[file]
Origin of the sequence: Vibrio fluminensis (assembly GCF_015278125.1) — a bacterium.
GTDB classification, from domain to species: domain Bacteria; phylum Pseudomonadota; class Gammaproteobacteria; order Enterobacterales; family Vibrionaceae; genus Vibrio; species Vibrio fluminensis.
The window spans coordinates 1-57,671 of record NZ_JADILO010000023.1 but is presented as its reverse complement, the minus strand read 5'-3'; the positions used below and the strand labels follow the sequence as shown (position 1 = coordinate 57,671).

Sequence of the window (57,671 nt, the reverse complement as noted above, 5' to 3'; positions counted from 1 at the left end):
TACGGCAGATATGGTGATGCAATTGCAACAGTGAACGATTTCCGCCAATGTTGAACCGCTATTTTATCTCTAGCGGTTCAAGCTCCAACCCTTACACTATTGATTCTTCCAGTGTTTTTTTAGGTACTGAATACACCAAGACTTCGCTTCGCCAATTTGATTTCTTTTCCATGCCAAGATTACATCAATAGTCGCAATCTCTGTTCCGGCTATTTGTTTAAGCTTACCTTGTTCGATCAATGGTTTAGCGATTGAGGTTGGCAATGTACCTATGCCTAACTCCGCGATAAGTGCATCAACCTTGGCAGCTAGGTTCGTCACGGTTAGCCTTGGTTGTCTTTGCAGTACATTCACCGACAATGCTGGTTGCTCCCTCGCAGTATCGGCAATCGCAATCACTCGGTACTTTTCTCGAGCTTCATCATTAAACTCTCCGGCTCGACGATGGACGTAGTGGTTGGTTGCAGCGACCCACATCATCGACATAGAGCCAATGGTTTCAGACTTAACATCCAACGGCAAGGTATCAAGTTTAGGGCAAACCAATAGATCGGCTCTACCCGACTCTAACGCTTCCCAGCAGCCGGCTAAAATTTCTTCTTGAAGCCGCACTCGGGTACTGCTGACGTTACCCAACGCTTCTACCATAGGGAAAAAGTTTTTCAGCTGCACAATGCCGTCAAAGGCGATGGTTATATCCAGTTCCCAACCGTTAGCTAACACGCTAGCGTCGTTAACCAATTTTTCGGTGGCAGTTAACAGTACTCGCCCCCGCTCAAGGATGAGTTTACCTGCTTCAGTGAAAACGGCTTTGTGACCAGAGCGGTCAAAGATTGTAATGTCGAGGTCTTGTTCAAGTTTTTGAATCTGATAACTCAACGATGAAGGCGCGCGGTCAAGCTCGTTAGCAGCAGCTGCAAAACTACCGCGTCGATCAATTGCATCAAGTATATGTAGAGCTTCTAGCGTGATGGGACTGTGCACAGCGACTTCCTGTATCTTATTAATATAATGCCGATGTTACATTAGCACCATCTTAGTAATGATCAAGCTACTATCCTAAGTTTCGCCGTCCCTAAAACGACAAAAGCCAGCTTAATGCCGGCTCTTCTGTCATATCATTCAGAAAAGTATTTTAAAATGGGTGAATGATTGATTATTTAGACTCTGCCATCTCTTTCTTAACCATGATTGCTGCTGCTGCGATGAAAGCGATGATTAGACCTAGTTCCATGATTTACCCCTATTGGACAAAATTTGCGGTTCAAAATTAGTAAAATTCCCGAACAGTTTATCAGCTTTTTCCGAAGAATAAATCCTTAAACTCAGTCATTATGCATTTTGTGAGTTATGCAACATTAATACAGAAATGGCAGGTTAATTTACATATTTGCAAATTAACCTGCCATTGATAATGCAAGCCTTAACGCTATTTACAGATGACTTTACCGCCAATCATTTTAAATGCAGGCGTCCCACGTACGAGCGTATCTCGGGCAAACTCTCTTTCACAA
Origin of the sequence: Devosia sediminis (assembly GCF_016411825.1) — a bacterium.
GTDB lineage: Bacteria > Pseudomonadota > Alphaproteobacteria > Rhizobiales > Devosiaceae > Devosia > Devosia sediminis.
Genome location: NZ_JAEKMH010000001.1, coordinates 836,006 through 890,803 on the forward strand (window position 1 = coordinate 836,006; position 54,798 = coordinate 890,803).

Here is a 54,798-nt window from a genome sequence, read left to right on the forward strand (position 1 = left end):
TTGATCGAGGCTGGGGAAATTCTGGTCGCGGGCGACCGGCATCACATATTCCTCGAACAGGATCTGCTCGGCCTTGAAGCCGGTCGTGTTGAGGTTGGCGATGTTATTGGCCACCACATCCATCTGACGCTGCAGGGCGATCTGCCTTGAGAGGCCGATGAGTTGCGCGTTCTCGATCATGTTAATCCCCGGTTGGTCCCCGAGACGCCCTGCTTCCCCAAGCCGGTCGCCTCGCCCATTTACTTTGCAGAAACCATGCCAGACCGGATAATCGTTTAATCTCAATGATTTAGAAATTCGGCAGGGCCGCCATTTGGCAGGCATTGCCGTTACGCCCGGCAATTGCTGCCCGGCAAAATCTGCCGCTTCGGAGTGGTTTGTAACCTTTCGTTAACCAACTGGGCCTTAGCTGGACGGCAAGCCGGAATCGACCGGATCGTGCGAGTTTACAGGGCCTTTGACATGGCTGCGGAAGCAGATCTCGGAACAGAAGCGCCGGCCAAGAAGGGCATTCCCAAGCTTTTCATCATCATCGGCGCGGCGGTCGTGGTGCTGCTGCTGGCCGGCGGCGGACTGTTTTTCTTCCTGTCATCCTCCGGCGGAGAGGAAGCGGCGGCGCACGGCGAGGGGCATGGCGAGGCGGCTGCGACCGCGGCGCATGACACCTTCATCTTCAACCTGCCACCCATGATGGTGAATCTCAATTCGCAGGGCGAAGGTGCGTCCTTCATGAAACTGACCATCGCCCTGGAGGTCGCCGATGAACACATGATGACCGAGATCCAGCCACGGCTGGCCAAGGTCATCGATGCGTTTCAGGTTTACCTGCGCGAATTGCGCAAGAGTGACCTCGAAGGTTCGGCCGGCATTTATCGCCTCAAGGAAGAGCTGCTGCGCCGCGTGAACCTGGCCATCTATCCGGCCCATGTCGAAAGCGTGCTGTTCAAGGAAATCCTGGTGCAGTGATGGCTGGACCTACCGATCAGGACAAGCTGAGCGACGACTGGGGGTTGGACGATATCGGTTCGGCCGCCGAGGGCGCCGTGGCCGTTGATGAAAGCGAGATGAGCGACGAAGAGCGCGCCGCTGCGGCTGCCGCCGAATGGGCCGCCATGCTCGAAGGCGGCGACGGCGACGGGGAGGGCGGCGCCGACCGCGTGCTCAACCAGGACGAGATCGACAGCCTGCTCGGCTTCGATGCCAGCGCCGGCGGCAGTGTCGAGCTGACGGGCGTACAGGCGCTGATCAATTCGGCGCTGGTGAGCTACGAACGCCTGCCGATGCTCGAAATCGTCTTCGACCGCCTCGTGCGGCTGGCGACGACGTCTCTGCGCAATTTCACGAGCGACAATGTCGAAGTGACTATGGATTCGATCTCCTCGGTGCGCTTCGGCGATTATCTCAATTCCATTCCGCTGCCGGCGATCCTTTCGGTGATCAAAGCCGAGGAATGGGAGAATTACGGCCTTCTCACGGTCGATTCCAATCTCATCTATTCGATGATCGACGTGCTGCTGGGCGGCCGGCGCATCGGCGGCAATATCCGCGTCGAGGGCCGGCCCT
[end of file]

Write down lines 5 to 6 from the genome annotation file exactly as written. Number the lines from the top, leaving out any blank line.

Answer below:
TACGGCAGATATGGTGATGCAATTGCAACAGTGAACGATTTCCGCCAATGTTGAACCGCTATTTTATCTCTAGCGGTTCAAGCTCCAACCCTTACACTATTGATTCTTCCAGTGTTTTTTTAGGTACTGAATACACCAAGACTTCGCTTCGCCAATTTGATTTCTTTTCCATGCCAAGATTACATCAATAGTCGCAATCTCTGTTCCGGCTATTTGTTTAAGCTTACCTTGTTCGATCAATGGTTTAGCGATTGAGGTTGGCAATGTACCTATGCCTAACTCCGCGATAAGTGCATCAACCTTGGCAGCTAGGTTCGTCACGGTTAGCCTTGGTTGTCTTTGCAGTACATTCACCGACAATGCTGGTTGCTCCCTCGCAGTATCGGCAATCGCAATCACTCGGTACTTTTCTCGAGCTTCATCATTAAACTCTCCGGCTCGACGATGGACGTAGTGGTTGGTTGCAGCGACCCACATCATCGACATAGAGCCAATGGTTTCAGACTTAACATCCAACGGCAAGGTATCAAGTTTAGGGCAAACCAATAGATCGGCTCTACCCGACTCTAACGCTTCCCAGCAGCCGGCTAAAATTTCTTCTTGAAGCCGCACTCGGGTACTGCTGACGTTACCCAACGCTTCTACCATAGGGAAAAAGTTTTTCAGCTGCACAATGCCGTCAAAGGCGATGGTTATATCCAGTTCCCAACCGTTAGCTAACACGCTAGCGTCGTTAACCAATTTTTCGGTGGCAGTTAACAGTACTCGCCCCCGCTCAAGGATGAGTTTACCTGCTTCAGTGAAAACGGCTTTGTGACCAGAGCGGTCAAAGATTGTAATGTCGAGGTCTTGTTCAAGTTTTTGAATCTGATAACTCAACGATGAAGGCGCGCGGTCAAGCTCGTTAGCAGCAGCTGCAAAACTACCGCGTCGATCAATTGCATCAAGTATATGTAGAGCTTCTAGCGTGATGGGACTGTGCACAGCGACTTCCTGTATCTTATTAATATAATGCCGATGTTACATTAGCACCATCTTAGTAATGATCAAGCTACTATCCTAAGTTTCGCCGTCCCTAAAACGACAAAAGCCAGCTTAATGCCGGCTCTTCTGTCATATCATTCAGAAAAGTATTTTAAAATGGGTGAATGATTGATTATTTAGACTCTGCCATCTCTTTCTTAACCATGATTGCTGCTGCTGCGATGAAAGCGATGATTAGACCTAGTTCCATGATTTACCCCTATTGGACAAAATTTGCGGTTCAAAATTAGTAAAATTCCCGAACAGTTTATCAGCTTTTTCCGAAGAATAAATCCTTAAACTCAGTCATTATGCATTTTGTGAGTTATGCAACATTAATACAGAAATGGCAGGTTAATTTACATATTTGCAAATTAACCTGCCATTGATAATGCAAGCCTTAACGCTATTTACAGATGACTTTACCGCCAATCATTTTAAATGCAGGCGTCCCACGTACGAGCGTATCTCGGGCAAACTCTCTTTCACAA
Origin of the sequence: Devosia sediminis (assembly GCF_016411825.1) — a bacterium.